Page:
Couillard looks to political rookies to give Quebec cabinet fresh start — The economic trio includes Carlos Leitao, an economist and former banker, as Finance Minister. Martin Coiteux, another economist, was named President of the Treasury Board, and Jacques Daoust, former head of the government’s venture capital body, Investissement Québec, was appointed Minister of the Economy, Innovation and Exports.
Philippe Couillard’s priorities are the economy, transparency — Quebec’s new premier says tough choices lie ahead, and it’s necessary “to get to work”
LYSIANE GAGNON: Stars align for Péladeau’s leadership ambition
It’s hard to believe, but true: Pierre Karl Péladeau, the Quebecor press baron turned politician, is well on his way to becoming the next leader of the Parti Québécois.
The party apparatus is in the hands of his partisans, which will give him a handsome lead over the other contenders in the leadership race that will officially kick off in June.
9 April
Lysiane Gagnon: Scenes from a PQ defeat: A party in denial, a province in rebellion
The final picture is of a Quebec solidly anchored to Canada, firmly encamped on the centre-right.
Even before Pauline Marois had announced her resignation (after losing in her own riding while leading her party to its worst score in the popular vote in 41/2 decades of existence), three high-profile possible contenders, including media baron Pierre Karl Péladeau, preceded her to the podium
Mr. Péladeau and former star ministers Jean-François Lisée and Bernard Drainville took turns at the microphone praising Ms. Marois – then successively launched into long stump speeches that sounded awfully like the first chorus of a leadership race. …
8 April
Quebec Liberals already challenged by cloud of suspicion
Normal government business quickly shunted aside divisive identity issues as incoming premier Philippe Couillard returned to the Quebec capital to begin his transition to power.
In the grand entrance of the Quebec National Assembly, Mr. Couillard said on Tuesday he will use the Liberal majority to revive a right-to-die bill, to draft a limited secular charter, to bring public finances under control and to ramp up infrastructure spending to boost the provincial economy.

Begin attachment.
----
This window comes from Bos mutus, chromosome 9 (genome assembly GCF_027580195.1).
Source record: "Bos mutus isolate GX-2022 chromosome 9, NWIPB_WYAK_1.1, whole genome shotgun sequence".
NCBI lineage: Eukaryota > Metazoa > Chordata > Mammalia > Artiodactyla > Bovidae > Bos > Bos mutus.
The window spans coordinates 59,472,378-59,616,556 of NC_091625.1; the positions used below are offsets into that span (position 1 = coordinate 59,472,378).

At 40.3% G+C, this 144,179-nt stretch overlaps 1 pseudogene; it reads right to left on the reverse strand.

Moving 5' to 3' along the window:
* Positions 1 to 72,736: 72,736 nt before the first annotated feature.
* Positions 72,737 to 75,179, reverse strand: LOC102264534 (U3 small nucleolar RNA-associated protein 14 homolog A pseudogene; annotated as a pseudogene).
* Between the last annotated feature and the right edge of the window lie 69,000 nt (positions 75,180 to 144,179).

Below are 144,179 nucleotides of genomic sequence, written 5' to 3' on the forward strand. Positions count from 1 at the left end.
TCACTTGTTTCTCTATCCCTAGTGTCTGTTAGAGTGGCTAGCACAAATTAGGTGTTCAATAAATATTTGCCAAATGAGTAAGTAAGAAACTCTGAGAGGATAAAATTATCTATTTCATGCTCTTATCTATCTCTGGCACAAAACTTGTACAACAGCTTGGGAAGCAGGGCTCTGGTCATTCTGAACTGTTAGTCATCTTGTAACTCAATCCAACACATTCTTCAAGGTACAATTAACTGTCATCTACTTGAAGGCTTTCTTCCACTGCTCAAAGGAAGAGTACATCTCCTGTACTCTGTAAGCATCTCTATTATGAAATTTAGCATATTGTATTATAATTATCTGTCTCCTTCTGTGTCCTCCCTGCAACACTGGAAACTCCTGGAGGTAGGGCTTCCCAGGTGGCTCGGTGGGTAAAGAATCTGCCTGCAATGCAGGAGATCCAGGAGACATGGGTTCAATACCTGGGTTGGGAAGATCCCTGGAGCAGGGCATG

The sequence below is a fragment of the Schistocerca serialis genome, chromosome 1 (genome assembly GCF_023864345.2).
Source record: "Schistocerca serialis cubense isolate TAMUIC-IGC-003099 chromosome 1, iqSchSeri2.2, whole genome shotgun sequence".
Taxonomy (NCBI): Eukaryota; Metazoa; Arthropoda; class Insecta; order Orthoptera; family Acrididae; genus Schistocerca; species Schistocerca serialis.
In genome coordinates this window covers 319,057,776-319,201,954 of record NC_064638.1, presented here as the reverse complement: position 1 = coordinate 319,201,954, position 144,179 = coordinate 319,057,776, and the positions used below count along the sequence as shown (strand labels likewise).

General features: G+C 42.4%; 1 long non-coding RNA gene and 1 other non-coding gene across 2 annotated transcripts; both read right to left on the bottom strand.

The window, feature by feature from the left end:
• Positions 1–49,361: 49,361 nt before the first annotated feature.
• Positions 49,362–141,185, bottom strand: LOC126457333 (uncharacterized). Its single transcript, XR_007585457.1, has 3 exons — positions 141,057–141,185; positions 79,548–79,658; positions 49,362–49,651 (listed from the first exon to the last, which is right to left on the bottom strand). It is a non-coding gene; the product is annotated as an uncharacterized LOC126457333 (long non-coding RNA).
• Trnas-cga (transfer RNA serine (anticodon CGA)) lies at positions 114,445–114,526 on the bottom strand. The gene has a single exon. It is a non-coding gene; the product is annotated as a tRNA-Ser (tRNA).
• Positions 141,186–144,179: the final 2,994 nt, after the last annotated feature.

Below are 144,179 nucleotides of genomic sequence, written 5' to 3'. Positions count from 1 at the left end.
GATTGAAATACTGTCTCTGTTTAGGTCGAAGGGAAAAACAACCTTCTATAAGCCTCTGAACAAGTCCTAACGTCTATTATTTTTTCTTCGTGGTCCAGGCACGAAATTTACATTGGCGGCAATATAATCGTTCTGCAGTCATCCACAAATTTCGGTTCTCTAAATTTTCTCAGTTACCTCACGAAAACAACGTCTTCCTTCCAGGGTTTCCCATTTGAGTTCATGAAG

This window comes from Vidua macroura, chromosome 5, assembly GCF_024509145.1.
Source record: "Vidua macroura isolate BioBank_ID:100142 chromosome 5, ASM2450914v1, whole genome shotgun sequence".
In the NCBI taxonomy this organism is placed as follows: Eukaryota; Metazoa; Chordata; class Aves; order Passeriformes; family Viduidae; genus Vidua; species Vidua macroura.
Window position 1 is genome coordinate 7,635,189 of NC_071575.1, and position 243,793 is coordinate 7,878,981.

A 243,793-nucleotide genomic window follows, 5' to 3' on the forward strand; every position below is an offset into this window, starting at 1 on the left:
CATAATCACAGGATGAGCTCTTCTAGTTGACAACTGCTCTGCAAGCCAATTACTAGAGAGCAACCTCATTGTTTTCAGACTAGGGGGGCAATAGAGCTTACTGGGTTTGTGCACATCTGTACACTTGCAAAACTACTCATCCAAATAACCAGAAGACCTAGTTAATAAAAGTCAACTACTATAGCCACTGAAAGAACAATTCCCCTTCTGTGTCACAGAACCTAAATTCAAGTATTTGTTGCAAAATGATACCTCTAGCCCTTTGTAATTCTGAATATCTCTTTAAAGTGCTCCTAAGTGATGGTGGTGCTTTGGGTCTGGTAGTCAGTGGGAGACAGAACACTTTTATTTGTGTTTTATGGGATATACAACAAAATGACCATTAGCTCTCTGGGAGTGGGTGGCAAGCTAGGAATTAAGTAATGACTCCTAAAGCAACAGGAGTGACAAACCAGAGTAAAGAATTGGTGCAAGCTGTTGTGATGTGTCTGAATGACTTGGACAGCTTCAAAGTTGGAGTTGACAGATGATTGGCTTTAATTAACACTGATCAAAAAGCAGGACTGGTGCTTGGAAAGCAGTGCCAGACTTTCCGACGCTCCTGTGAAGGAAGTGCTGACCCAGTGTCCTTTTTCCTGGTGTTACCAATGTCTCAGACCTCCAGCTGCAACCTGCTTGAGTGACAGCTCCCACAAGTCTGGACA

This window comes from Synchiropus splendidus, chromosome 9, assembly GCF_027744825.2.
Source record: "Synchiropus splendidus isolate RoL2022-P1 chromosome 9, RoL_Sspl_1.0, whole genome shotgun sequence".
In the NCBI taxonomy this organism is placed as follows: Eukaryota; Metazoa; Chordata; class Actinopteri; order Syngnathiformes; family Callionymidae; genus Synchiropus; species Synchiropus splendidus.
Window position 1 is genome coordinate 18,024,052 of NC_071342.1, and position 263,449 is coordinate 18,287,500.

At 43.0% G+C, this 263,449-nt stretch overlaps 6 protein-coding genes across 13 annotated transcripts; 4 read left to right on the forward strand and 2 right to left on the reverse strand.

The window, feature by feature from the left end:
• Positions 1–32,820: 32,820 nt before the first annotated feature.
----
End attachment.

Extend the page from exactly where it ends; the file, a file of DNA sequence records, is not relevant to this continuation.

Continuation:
But while the premier-designate emphasized unity and reconciliation and described himself as calm and serene in victory, a dark cloud was forming 250 kilometres up the highway in Montreal, where the Charbonneau Commission laid the groundwork for more possible Liberal embarrassment.
The corruption inquiry started mapping how provincial government construction contracts intersected with the financing of all of Quebec’s major political parties, especially the Liberal Party, which was in power for most of the time under examination. … Mr. Couillard said he hopes to use models from the Obama administration and Scandinavia to introduce new levels of transparency to the Quebec government, from putting expense accounts online to publishing accounting information for infrastructure projects while they are still under way.
Philippe Couillard pledges transparency, integrity — Quebec Liberal leader and premier-designate says he will ask auditor general to look at books
The PQ’s story may not be over, but it feels like Quebec has turned the page
“There was a realignment of the political forces in Quebec, what I called a moving of the tectonic plates,” Mr. Couillard told reporters in Quebec City. People in the francophone regions and younger voters — two groups that have typically favoured the PQ — embraced the Liberals.
“Both regionally and in terms of generations, a significant change in politics is happening in Québec, and it’s not over,” Mr. Couillard said. “I think this will carry on in the coming years, so politicians better be realigning themselves to the new reality.”